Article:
Now that energy efficiency is becoming a global imperative, Europe is finding new export markets for its energy technologies, which are as advanced as they are diverse. It's a good example of public and private agendas in step - tough environmental controls by EU member states breeding a leaner, greener energy industry. The next challenge for the politicians is to integrate research and development with socio-economic sustainability - a subject that is at the heart of a number of recent national foresight studies.
The millennium is an opportune time to review the history of communication technology. The startling observation is that most of today’s communication systems and technologies were invented in the nineteenth century. The twentieth century saw mostly the commercial exploitation of these systems and technologies on a grand scale in the developed countries of the world. What this perhaps means is that the opportunity for the twenty-first century will be to expand and develop communication to less developed countries.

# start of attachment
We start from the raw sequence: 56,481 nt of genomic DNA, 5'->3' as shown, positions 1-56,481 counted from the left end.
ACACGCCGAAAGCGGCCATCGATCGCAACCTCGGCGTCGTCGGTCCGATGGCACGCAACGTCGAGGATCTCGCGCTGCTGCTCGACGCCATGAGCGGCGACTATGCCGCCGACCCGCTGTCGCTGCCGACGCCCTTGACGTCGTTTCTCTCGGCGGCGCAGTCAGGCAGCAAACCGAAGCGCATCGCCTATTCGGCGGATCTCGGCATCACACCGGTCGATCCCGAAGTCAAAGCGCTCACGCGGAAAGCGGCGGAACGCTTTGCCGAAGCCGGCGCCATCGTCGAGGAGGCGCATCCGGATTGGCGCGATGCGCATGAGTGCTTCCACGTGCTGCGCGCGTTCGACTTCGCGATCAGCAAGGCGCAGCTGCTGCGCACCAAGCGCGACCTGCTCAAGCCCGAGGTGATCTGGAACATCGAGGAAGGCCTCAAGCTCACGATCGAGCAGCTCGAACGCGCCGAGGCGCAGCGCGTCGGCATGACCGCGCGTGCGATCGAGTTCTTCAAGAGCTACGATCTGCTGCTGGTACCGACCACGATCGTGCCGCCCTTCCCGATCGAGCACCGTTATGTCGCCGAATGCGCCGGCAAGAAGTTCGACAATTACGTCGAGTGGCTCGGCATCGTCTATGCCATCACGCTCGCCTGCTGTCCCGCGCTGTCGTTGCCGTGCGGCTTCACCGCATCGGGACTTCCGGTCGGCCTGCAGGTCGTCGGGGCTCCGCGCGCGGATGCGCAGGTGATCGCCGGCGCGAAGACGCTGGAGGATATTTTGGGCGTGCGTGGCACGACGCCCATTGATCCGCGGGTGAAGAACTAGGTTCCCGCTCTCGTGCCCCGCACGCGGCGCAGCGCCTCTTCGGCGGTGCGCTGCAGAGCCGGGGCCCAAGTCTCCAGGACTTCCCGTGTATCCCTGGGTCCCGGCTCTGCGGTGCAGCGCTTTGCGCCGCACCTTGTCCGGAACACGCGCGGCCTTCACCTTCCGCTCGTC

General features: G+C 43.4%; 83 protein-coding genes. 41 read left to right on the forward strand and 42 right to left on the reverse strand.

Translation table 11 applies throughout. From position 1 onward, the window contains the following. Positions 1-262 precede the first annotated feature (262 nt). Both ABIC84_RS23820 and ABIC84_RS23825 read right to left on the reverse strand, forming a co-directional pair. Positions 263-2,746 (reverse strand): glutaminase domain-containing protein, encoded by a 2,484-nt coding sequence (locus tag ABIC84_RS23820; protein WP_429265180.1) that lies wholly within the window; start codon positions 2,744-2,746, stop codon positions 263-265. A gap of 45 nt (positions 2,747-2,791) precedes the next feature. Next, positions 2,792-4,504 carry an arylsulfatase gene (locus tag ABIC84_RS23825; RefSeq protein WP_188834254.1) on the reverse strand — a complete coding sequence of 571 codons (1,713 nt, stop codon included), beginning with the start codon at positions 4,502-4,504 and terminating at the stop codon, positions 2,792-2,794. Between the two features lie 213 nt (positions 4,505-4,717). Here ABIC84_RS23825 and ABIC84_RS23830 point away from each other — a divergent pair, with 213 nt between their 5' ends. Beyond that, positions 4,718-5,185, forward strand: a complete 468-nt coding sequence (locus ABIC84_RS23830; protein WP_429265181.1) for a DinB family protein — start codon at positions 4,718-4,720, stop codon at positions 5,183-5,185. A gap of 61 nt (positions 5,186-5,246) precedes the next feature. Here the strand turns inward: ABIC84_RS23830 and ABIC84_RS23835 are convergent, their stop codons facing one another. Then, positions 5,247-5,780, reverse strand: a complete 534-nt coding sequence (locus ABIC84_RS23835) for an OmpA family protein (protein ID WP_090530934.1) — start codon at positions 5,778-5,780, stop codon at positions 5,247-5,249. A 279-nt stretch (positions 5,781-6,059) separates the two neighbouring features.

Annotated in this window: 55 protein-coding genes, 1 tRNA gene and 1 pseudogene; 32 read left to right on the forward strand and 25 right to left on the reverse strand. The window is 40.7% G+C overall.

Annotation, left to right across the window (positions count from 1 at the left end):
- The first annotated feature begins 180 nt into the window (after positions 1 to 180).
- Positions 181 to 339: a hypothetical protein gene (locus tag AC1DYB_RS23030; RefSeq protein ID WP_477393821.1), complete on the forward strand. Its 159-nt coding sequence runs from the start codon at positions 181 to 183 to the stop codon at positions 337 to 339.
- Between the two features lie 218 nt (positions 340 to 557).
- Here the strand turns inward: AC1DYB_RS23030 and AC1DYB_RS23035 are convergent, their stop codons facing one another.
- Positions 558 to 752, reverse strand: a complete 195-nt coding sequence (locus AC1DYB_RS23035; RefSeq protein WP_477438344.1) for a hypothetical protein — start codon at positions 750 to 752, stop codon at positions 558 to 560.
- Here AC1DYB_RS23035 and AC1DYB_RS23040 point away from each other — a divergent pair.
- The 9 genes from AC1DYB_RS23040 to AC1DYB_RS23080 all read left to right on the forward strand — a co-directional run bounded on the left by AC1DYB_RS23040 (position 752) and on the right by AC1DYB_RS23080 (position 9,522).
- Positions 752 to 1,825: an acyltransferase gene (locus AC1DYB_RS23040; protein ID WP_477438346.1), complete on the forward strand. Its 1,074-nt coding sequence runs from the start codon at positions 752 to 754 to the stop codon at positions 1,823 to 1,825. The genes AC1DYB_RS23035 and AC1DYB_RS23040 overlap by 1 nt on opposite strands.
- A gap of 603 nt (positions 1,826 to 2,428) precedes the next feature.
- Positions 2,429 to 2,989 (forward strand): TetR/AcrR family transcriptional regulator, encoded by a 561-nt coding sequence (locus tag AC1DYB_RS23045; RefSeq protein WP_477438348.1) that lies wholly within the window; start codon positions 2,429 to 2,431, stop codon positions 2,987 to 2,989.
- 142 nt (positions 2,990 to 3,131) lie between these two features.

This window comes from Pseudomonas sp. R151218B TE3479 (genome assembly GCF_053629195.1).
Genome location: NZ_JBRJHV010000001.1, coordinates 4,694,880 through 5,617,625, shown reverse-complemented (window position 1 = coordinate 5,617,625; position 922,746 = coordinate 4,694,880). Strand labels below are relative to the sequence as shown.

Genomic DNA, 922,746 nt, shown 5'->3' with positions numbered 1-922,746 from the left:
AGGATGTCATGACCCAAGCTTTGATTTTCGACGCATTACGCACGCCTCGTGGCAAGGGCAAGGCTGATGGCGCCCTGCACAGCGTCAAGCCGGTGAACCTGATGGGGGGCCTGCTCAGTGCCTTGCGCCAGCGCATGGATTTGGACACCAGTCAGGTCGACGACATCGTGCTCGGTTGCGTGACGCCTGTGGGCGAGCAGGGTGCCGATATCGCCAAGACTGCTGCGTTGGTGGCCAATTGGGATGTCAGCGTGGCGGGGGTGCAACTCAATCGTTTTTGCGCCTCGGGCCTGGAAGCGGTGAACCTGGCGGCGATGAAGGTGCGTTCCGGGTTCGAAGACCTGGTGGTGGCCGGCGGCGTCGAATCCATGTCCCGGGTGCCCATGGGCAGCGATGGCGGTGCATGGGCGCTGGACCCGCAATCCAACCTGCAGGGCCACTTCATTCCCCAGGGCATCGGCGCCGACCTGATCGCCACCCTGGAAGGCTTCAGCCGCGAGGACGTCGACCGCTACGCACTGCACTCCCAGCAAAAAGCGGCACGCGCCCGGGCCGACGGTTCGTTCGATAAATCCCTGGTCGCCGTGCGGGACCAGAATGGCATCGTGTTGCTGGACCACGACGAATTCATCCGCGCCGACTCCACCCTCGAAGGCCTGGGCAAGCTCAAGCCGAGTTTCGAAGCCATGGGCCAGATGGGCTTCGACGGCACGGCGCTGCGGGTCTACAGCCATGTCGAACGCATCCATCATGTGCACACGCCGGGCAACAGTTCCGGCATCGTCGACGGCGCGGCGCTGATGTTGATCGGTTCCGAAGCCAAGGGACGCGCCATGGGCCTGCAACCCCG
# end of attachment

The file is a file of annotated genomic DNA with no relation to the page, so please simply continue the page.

This article describes the development of scenarios to stimulate public dialog concerning healthcare values. Different values lead to different futures. America’s current healthcare system has serious difficulties and must be transformed, but the underlying problems will not be addressed until the public has enough understanding to develop a consensus on the values it desires in a new system that meets societal needs. Value driven scenarios can help by illustrating the consequences of different alternatives and thereby stimulating thinking about key value-driven components that must be included for a functional and sustainable solution.
Immigration in the host regions (ranked by per capita income): immigrants/total population of the host regions 
Emigration in the origin regions (ranked by per capita income) in 2005: migrant population/population of country of origin 
Inertia d i in the estimation of equation net migration equation 
Fixed Effects h i in the estimation of equation net migration equation 
Figure A1 Estimates of migrant stocks settled in the host regions and by origin regions: ranked by per capita income in 2005